Tuesday, March 29, 2022 [Tweets] [Favorites]

Always Show Window Proxy Icons

Adam Engst:

While I’m glad that Apple added an Accessibility option to make the window proxy icons visible again, I firmly believe that hiding them by default remains a mistake. Proxy icons show what type of content is in the window, and with documents, they visually link the document to its app. The proxy icon for a Pages document looks different from the proxy icon for a TextEdit document or any other app—it’s a valuable visual hint to the user.

[…]

Clicking the downward-pointing arrow next to the title reveals a popover that lets you rename, tag, move, and lock the file. […] Unfortunately, the popover doesn’t provide nearly the same level of functionality as the proxy icon. Consider these real-world examples of how I use proxy icons, only one of which could be accomplished through the new popover interface[…]

Monterey also added a Show toolbar button shapes accessibility option. I typically run my Mac with that, Show window title icons, and Reduce transparency. I used to use Increase contrast, too, but am less happy with how it looks in recent macOS versions.

Previously:

9 Comments

"Accessibility" is now a misnamed catch-all for "Usability".

There's also a high risk that Apple will eventually remove this altogether, with the argument that few people turned it on.

Which, of course not, because it was off by default, and few knew of the feature's existence.

Kind of a far cry from 8.5's(?) introduction as a neat new feature.

(Did Copland have this?)

The another thing I’ve found that “helps to fix” Big Sur/Monterey is "defaults write -g NSAlertMetricsGatheringEnabled -bool false” to fix the alerts to be horizontal, instead of vertical. Weird defaults key, great results

Thanks for the tip! This feature was sorely missed.

The command line equivalent is:
defaults read com.apple.universalaccess showWindowTitlebarIcons -bool true

> There's also a high risk that Apple will eventually remove this altogether, with the argument that few people turned it on.
> Which, of course not, because it was off by default, and few knew of the feature's existence.

Furthermore, the type of people who change buried default settings also tend to be the type of people who disable the collection of telemetry information, which makes Apple's usage metrics look even worse for settings such as these.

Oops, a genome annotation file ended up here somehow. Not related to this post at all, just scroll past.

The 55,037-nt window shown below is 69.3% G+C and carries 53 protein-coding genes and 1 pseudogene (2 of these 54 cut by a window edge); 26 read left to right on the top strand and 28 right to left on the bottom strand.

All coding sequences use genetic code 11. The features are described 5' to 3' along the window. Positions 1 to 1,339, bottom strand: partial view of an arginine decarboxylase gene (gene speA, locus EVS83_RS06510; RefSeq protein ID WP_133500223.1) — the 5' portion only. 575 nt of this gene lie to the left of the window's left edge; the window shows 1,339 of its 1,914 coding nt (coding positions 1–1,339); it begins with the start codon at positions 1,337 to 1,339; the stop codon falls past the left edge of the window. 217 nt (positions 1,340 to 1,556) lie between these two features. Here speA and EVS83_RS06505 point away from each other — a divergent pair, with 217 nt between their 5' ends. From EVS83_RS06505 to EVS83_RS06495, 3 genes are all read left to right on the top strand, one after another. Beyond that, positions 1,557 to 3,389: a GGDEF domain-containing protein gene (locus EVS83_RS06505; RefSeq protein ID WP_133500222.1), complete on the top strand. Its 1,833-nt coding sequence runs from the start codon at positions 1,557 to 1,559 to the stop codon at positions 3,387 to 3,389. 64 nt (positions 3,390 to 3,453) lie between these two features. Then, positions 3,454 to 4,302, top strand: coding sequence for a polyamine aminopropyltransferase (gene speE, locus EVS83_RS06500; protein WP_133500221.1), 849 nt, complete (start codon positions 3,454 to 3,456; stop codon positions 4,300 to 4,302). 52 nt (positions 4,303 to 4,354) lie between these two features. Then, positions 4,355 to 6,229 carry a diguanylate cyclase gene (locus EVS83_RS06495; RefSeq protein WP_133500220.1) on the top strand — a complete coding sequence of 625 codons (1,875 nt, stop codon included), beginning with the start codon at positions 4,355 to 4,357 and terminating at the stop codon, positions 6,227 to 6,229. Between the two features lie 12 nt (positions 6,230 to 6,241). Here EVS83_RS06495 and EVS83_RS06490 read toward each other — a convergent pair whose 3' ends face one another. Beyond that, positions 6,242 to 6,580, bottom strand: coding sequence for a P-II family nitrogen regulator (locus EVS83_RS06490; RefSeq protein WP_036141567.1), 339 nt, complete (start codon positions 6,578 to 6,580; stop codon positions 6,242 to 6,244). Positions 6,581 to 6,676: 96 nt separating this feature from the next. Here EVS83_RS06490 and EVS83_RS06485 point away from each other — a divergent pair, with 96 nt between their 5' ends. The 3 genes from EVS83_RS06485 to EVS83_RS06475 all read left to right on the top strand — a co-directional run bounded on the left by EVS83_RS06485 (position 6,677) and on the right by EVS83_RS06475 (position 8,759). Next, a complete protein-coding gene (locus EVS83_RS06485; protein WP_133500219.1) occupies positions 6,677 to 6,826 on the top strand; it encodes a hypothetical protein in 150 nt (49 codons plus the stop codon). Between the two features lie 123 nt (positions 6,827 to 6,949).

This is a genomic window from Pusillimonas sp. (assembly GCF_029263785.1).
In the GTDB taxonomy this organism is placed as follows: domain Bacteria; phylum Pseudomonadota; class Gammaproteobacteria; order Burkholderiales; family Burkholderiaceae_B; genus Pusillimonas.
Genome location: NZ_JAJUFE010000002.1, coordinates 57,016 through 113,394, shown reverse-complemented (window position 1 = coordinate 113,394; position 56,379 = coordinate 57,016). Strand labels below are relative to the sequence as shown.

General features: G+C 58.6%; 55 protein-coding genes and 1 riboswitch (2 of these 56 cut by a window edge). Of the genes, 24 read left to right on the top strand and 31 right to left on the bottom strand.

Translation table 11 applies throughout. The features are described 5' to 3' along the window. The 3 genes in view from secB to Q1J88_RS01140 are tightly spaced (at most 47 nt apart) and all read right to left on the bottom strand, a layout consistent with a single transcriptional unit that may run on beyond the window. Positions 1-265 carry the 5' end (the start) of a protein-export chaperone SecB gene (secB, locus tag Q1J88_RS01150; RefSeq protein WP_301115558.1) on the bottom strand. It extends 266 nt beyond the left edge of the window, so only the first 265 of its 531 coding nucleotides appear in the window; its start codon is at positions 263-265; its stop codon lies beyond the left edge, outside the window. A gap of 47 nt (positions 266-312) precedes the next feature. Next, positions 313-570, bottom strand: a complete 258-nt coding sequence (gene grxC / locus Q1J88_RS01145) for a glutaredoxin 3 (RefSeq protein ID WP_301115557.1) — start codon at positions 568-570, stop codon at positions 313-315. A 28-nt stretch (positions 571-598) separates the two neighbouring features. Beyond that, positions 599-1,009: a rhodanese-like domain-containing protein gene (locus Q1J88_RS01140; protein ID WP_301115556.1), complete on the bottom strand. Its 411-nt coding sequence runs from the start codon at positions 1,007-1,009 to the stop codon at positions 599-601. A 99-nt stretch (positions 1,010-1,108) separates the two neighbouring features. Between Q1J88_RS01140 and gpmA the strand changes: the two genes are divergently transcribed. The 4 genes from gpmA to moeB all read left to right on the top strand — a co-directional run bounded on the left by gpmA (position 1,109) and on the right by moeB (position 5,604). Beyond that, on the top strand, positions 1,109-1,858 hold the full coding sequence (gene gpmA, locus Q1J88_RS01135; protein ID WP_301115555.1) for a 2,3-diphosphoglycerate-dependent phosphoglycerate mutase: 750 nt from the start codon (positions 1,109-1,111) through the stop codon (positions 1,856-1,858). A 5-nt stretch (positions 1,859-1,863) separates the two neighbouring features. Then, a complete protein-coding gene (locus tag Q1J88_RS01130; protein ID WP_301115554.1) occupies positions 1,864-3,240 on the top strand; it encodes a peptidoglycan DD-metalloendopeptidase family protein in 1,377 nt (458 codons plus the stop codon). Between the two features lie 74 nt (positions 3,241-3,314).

After I had this realization a few years ago, I intentionally re-enabled analytics data sharing on my Mac and my on iPhone. Hopefully, a few other advanced users had the same realization, so Apple's metrics on "Reduce Transparency" etc. don't look quite as bad as they would have otherwise.

@Linus - Holy Shit. I might install Monterrey now. (I despise the vertical NSAlerts)

From where did you learn about "NSAlertMetricsGatheringEnabled"?

Literally the only source that I could find for it online is this tweet: https://twitter.com/LeoNatan/status/1466897436899790849

And I could only find that tweet using Bing. Google shows no results (when searching "NSAlertMetricsGatheringEnabled" with quotation marks)

Ben Kennedy

Linus and Mike: Holy shit indeed! I learned about the proxy icons and toolbar button shapes from this blog (and twitter), but the alert restoration is revelatory. Thanks for this!!

I was wondering why that tweet was getting attention. :)

I discovered this when trying to understand why some alerts show up in the legacy layout, and found that user default key. Unfortunately, there isn’t a similar key to restore sheets to appear in their pre-Bug Sir layout.

You know what I miss? Safari used to have this awesome feature where you could navigate the URL hierarchy by command clicking the title. I remember doing it on my G5.

So if you were at http://site.com/stuff/things/crap/items/blah.html you would command click the title and you'd get a menu that had "items", "crap", "things", "stuff", and "site.com" and you could use it to navigate back to any of those directories.

I am always editing the URL for various reasons (often just because of the piss poor navigation on a lot of sites). And of course this has only gotten worse and worse: hiding the full URL by default (who the hell thought that was a good idea???), and then center aligning until you click it (so now it's always at least 2 clicks).

I predict in 5 years they'll screw it up even more somehow.

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